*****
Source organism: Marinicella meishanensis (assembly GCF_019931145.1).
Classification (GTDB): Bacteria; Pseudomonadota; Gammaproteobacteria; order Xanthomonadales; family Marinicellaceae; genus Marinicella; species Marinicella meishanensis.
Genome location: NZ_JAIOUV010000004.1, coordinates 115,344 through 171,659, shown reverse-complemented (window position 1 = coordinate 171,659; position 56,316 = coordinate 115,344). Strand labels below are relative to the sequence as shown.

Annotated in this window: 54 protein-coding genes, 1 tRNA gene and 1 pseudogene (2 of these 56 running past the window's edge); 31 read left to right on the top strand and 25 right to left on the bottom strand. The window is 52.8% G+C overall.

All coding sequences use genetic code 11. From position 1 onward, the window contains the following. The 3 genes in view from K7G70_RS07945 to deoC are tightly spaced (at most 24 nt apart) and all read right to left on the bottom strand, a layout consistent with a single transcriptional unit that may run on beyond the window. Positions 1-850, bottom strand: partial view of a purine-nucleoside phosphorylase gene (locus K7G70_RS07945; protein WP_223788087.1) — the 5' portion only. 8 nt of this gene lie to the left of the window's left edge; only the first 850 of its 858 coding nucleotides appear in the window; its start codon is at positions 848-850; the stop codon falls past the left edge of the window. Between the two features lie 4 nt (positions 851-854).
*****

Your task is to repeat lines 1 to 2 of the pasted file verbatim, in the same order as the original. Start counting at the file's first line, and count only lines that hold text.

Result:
Source organism: Marinicella meishanensis (assembly GCF_019931145.1).
Classification (GTDB): Bacteria; Pseudomonadota; Gammaproteobacteria; order Xanthomonadales; family Marinicellaceae; genus Marinicella; species Marinicella meishanensis.